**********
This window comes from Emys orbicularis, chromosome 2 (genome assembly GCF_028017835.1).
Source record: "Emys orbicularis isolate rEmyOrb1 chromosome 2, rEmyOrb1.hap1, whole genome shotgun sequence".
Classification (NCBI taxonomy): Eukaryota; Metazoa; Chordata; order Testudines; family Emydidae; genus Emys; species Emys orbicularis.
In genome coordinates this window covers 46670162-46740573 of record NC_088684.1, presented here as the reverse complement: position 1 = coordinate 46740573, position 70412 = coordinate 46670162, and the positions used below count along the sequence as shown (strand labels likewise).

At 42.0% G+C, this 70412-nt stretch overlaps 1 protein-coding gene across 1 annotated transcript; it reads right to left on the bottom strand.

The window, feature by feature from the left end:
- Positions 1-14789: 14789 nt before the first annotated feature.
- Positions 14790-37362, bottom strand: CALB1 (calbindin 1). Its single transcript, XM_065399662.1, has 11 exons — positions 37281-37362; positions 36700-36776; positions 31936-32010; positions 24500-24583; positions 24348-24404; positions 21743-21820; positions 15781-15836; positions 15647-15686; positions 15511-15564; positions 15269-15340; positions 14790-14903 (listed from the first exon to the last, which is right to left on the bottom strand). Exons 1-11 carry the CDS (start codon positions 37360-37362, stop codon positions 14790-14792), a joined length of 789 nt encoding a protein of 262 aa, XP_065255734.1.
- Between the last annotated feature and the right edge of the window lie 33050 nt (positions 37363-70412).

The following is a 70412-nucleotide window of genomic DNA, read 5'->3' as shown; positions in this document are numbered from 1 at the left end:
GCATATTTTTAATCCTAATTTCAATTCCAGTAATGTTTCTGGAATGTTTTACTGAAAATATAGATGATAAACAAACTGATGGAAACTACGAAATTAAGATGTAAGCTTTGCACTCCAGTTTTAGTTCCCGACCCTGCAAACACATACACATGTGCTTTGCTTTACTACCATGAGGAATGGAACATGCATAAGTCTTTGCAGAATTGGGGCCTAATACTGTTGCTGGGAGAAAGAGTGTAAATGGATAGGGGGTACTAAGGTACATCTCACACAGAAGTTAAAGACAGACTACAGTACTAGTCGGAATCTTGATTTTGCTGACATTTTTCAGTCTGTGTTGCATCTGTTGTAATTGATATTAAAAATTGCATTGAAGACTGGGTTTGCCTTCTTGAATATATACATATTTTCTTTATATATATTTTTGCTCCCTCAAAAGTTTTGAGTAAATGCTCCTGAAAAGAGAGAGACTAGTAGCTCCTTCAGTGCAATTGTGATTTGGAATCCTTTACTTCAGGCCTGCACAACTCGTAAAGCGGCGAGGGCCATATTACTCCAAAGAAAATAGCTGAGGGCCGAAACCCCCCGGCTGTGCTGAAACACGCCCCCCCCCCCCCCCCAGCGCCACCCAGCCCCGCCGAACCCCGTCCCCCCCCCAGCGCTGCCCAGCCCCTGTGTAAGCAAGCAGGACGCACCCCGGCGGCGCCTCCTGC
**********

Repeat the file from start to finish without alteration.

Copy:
This window comes from Emys orbicularis, chromosome 2 (genome assembly GCF_028017835.1).
Source record: "Emys orbicularis isolate rEmyOrb1 chromosome 2, rEmyOrb1.hap1, whole genome shotgun sequence".
Classification (NCBI taxonomy): Eukaryota; Metazoa; Chordata; order Testudines; family Emydidae; genus Emys; species Emys orbicularis.
In genome coordinates this window covers 46670162-46740573 of record NC_088684.1, presented here as the reverse complement: position 1 = coordinate 46740573, position 70412 = coordinate 46670162, and the positions used below count along the sequence as shown (strand labels likewise).

At 42.0% G+C, this 70412-nt stretch overlaps 1 protein-coding gene across 1 annotated transcript; it reads right to left on the bottom strand.

The window, feature by feature from the left end:
- Positions 1-14789: 14789 nt before the first annotated feature.
- Positions 14790-37362, bottom strand: CALB1 (calbindin 1). Its single transcript, XM_065399662.1, has 11 exons — positions 37281-37362; positions 36700-36776; positions 31936-32010; positions 24500-24583; positions 24348-24404; positions 21743-21820; positions 15781-15836; positions 15647-15686; positions 15511-15564; positions 15269-15340; positions 14790-14903 (listed from the first exon to the last, which is right to left on the bottom strand). Exons 1-11 carry the CDS (start codon positions 37360-37362, stop codon positions 14790-14792), a joined length of 789 nt encoding a protein of 262 aa, XP_065255734.1.
- Between the last annotated feature and the right edge of the window lie 33050 nt (positions 37363-70412).

The following is a 70412-nucleotide window of genomic DNA, read 5'->3' as shown; positions in this document are numbered from 1 at the left end:
GCATATTTTTAATCCTAATTTCAATTCCAGTAATGTTTCTGGAATGTTTTACTGAAAATATAGATGATAAACAAACTGATGGAAACTACGAAATTAAGATGTAAGCTTTGCACTCCAGTTTTAGTTCCCGACCCTGCAAACACATACACATGTGCTTTGCTTTACTACCATGAGGAATGGAACATGCATAAGTCTTTGCAGAATTGGGGCCTAATACTGTTGCTGGGAGAAAGAGTGTAAATGGATAGGGGGTACTAAGGTACATCTCACACAGAAGTTAAAGACAGACTACAGTACTAGTCGGAATCTTGATTTTGCTGACATTTTTCAGTCTGTGTTGCATCTGTTGTAATTGATATTAAAAATTGCATTGAAGACTGGGTTTGCCTTCTTGAATATATACATATTTTCTTTATATATATTTTTGCTCCCTCAAAAGTTTTGAGTAAATGCTCCTGAAAAGAGAGAGACTAGTAGCTCCTTCAGTGCAATTGTGATTTGGAATCCTTTACTTCAGGCCTGCACAACTCGTAAAGCGGCGAGGGCCATATTACTCCAAAGAAAATAGCTGAGGGCCGAAACCCCCCGGCTGTGCTGAAACACGCCCCCCCCCCCCCCCCAGCGCCACCCAGCCCCGCCGAACCCCGTCCCCCCCCCAGCGCTGCCCAGCCCCTGTGTAAGCAAGCAGGACGCACCCCGGCGGCGCCTCCTGC